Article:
The Da Vinci Code: Much Ado About Secret Societies and Faux Theology

Although I have been a voracious reader since I was a wee lad, there are certain genres in popular fiction that I avoid. For instance, it doesn’t matter how desperate for reading material I might be, but you’ll never catch me reading a Harlequin Romance novel; it might be entertaining and a light read, but I know I’ll end up rolling my eyes and say to myself, If only real-life love were so simple!

Another genre I avoid is the wide-ranging mystery-thriller category, which includes anything smacking of police procedurals and/or dogged detective work. Perhaps it’s because I tried reading a few Agatha Christie novels in high school and simply couldn’t get into them, or maybe it’s because novels by such authors as Patricia Cromwell and Sue Grafton make me feel, um, stupid. The closest I ever come to suspense or mystery is when I read a Tom Clancy novel, but that author, like Stephen Coonts and Harold Coyle, writes about the military and intelligence communities, not about brainy CSI types who can find out whodunit by looking at the patterns of blood splatters on a crime scene’s floor.

Nevertheless, I have been intrigued – in a somewhat bemused fashion – by the longevity of author Dan Brown’s novel The Da Vinci Code in the Top 10 Best-Sellers list. It’s hovered in the Top 5 since it was first published in April 2003, and director Ron (Cinderella Man) Howard is filming the movie adaptation, with actor Tom Hanks playing the role of Harvard symbologist Robert Langdon. In addition, The Da Vinci Code is becoming so entrenched into our popular culture that The History Channel now airs such “documentaries” as Cracking the Code and The Real Da Vinci Code.

Now, given the book’s extraordinary success, I thought it just had to be one of those wonderful cultural experiences that would alter my reading habits and turn me on to Brown’s other novels (Angels and Demons, Deception Point, Digital Fortress). After all, I’d had a similar experience when I read Clancy’s The Hunt for Red October in 1985, so why not with The Da Vinci Code?

Now that I’ve managed to slog through the novel’s 454 pages, I still can’t figure out why in tarnation this book is so, as Paris Hilton might say, “hot.”

The novel begins, as many thrillers must, with a murder. In this case, the victim is Jacques Saurniere, a 76-year-old curator who works at the Louvre Museum in Paris. Shot in the belly by a huge albino who has pursued him all the way into the museum’s Grand Gallery, Saurniere desperately needs to find some way to pass on the secret for which he has been shot to the one person he trusts – his granddaughter Sophie Neveu, a cryptographer in the Paris police department. Among many bizarre details the dying man leaves behind is this inscription:

13-3-2-21-1-1-8-5
O, Draconian Devil!
Oh, lame saint!
P.S. Find Robert Langdon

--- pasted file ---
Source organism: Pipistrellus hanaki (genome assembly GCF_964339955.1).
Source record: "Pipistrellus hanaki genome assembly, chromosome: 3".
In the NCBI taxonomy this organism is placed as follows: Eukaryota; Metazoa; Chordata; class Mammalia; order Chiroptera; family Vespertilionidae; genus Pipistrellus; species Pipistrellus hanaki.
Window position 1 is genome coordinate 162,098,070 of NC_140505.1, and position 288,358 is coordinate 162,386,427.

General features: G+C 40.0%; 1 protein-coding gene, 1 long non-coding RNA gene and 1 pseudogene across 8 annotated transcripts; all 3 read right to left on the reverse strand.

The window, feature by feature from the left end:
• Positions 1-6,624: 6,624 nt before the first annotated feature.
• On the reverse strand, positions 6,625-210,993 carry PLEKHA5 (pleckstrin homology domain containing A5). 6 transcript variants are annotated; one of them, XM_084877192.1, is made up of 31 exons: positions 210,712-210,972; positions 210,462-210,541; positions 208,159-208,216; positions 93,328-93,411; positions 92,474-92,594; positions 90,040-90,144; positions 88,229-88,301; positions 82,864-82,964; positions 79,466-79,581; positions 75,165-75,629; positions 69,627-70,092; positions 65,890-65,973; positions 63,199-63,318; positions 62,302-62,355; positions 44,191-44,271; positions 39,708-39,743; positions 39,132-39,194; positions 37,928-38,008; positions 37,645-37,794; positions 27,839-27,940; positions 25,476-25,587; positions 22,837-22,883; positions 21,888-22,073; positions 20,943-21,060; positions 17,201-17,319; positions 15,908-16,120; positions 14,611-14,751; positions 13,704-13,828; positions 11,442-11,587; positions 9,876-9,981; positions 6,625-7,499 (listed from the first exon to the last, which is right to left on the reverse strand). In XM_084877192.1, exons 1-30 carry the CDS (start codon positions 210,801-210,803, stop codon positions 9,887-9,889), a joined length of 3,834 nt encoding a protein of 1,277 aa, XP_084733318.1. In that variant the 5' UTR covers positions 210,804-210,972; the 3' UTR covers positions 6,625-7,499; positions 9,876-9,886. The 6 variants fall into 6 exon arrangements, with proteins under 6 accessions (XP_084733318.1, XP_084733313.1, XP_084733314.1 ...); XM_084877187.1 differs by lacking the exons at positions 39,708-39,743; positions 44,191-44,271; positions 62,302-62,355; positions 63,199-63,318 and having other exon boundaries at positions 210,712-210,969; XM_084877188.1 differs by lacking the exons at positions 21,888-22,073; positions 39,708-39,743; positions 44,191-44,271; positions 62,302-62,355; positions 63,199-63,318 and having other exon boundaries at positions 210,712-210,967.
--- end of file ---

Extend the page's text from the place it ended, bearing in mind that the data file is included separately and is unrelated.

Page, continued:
To Paris police Capt. Fache, the inscription is apparently nonsense except for the last bit, which would seem to be a dying man’s ID of his killer. To Langdon and Sophie, however, Saurniere’s desperate code is merely the first of many clues to a centuries-old mystery involving not one but two secretive societies, the hidden messages left behind by a great artist inside one of his masterpieces, and a religious revelation so explosive that it might forever alter the teachings of the Catholic Church.

To explain further would, of course, spoil The Da Vinci Code for maybe the last five or six bibliophiles who may not have read either the novel or any of the other reviews in Epinions or Amazon. Let’s just say that Robert Langdon and Sophie’s late night meeting at the Louvre is the start of a race against time, as well as Capt. Fache, the albino, and “other interested parties” who’ll stop at nothing – not even murder and intimidation – to prevent a “new truth” about Jesus Christ and his followers from being revealed to the world.

Had the novel been written by a better writer of prose – or a better storyteller – I probably would have enjoyed The Da Vinci Code more than I did. I have in the past forgiven authors such as Tom Clancy for not being wonderful wordsmiths because they compensate by crafting good and compelling storylines. Brown, however, is neither a good storyteller nor a writer whose style is rich and refreshingly original; on the contrary, it’s rather dry and somewhat sparse, so minimal that it almost reads like a screenplay clumsily expanded to novel form:

The curator lay a moment, gasping for breath, taking stock. I am still alive. He crawled out from under the canvas and scanned the cavernous space for someplace to hide.

A voice spoke, chillingly close. “Do not move.”

On his hands and knees, the curator froze, turning his head slowly.

Considering the blandness of Brown’s prose, I can only guess that the success of The Da Vinci Code stems from its pseudo-intellectual ruminations about two secretive societies, one made up of intellectuals and artists, the other representing the more conservative branches of the Catholic Church. Clearly, the novel’s “revelation” has created a lot of buzz, as ardent Catholics and other Christians seem to be alarmed by the book’s fascination with the feminine divine and the supposedly “true” meaning of the Holy Grail. And, of course, as the scandal over A Million Little Pieces shows, “buzz” translates into more book sales – and more royalties for even mediocre writers.

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